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Giving your pet enough exercise

Golden Retriever

As pet owners, we play an essential part in our pet’s lives. We take on the responsibility for feeding them, sheltering them and helping them stay healthy. A big part of keeping our pets healthy is helping them maintain a healthy weight. A big part of maintaining that weight is making sure they get enough exercise.

Both cats and dogs need regular exercise in order to stay healthy. If they are carrying more weight than is good for them, using exercise in combination with diet will help them lose weight and make it more likely that they will keep that weight off permanently.

Of course, even pets that aren’t overweight need exercise to keep them in good condition. The challenge is finding the time to exercise your pet and coming up with ways to encourage more reluctant pets to have a daily workout.

Have a regular exercise time

Dogs and Cats need regular exercise

Cats and dogs are creatures of habit. If you commit to a regular time every day to give them exercise, you won’t need to set an alarm on your phone or write a reminder on the back of your hand. Your pet will remind you when it is time for exercise. As long as you’re in their vicinity, they’ll let you know when it’s time to get started.

What counts as exercise?

Dogs exercising outside

Any activity that gets your pet’s heart rate up is a type of exercise. Running, walking, climbing, playing with a toy – there are plenty of ways to get them moving. For pets at the more energetic end of the scale, such as a young kelpie, a good run through the park or an energetic game of fetch might be needed. For more inactive or older animals like a mature cat, it could be as simple as chasing a cat toy around the room.

Whatever you do, remember to mix it up. Just like us, pets need variety to stay engaged. Remember to start small with slow and non-strenuous activities if your pet is overweight, old or simply unfit.

Encouraging an inactive pet to exercise

Encouraging an inactive pet to exercise

Some pets are perfectly happy to spend their days lounging in the sun and will only exercise if prompted by their owners. If your pet is like this, think about ways to pique their interest. Cats and dogs both love to search for food. One way to get them exercising is to stimulate this love by making them track down their dinner.

For dogs, their keen sense of smell lets you play hide and seek games, getting them to use their nose to seek out their hidden dinner. For cats, it’s more about stalking. Putting their food in a simple toy designed to entice a cat, can give them all the stimulation they need to get up and moving. You’ll find plenty of these toys in pet stores for both cats and dogs.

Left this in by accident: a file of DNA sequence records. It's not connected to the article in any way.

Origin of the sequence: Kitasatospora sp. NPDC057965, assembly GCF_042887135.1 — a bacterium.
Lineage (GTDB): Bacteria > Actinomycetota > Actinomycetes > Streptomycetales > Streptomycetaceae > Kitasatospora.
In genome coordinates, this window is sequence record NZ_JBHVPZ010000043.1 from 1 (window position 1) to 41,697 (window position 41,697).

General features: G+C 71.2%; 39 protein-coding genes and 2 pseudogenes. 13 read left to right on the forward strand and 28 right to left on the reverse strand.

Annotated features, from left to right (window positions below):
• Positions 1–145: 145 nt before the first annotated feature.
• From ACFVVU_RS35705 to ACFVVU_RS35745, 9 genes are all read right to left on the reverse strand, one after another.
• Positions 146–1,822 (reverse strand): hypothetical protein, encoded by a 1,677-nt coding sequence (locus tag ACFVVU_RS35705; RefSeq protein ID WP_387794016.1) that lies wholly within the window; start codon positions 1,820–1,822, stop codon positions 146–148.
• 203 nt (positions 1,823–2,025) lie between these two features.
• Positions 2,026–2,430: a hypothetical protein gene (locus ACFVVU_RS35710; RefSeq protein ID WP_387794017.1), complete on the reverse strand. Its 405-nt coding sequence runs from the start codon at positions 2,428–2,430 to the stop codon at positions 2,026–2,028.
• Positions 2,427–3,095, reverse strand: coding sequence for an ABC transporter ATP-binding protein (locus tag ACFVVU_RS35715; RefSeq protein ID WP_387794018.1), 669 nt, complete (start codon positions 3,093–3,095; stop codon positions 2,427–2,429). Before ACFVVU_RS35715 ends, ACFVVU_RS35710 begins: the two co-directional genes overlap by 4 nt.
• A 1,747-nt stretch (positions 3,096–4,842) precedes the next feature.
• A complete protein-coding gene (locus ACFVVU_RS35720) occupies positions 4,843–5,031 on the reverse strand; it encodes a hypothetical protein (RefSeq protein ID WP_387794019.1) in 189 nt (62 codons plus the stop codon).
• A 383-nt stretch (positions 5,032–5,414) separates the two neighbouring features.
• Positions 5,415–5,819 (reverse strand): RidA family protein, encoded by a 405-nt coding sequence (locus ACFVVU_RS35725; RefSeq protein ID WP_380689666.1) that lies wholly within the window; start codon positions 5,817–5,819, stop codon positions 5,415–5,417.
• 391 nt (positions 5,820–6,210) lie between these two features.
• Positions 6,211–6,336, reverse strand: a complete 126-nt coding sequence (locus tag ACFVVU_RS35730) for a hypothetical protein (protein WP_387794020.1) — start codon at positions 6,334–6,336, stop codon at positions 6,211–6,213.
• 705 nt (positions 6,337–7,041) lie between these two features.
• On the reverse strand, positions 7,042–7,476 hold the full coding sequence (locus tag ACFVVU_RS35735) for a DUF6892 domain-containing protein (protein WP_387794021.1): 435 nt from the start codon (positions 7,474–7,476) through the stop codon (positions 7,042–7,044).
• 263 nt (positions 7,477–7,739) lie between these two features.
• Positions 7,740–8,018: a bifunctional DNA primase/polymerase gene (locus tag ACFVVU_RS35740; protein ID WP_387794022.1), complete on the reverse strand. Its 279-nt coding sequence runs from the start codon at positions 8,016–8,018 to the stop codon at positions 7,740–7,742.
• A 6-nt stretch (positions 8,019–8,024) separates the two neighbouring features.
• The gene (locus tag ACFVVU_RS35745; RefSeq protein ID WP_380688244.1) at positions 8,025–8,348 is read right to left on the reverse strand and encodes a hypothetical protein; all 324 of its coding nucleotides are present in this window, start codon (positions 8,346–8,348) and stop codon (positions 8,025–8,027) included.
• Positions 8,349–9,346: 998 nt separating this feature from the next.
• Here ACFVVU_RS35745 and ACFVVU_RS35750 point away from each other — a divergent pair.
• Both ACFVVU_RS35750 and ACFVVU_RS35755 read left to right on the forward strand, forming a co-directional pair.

Most cats also love to climb and scratch. Tempting them with food at the top of a staircase or by giving them a climbing tree that includes a full-height scratching post can help trigger their instinct to exercise.

Just remember that if you use these methods to entice your pet to get moving, that you need to use the food from their daily food allocation. Giving extra food will defeat the purpose of this exercise!

Adjust with age and stage

Adjust exercise with age and stage

The older your pet, the less likely they are to have the endurance or the attention span to stay engaged. They’re also less able to cope with over-exertion and could end up injured if pushed too hard. As your pet ages, keep an eye on them to make sure they are coping during exercise. Sometimes that can even mean stopping them from doing regular activities so they don’t hurt themselves. Be sure to follow up with your local vet for specific exercise recommendations if you have an older, or less mobile cat or dog.

How long should an exercise session last?

How long should an exercise session last?

Your pet’s exercise needs are based on a number of different factors. A fit, young dog should be getting at least 30 minutes to an hour every day. Whereas an older cat may only need a short daily session of 10 to 15 minutes.

The best thing to do is to check with your vet. They can help you put together an exercise routine that is right for your pet. If your pet is carrying a little too much weight or has mobility issues caused by old age or illness, your Vet can also advise you on how much your pet can handle in any one session.

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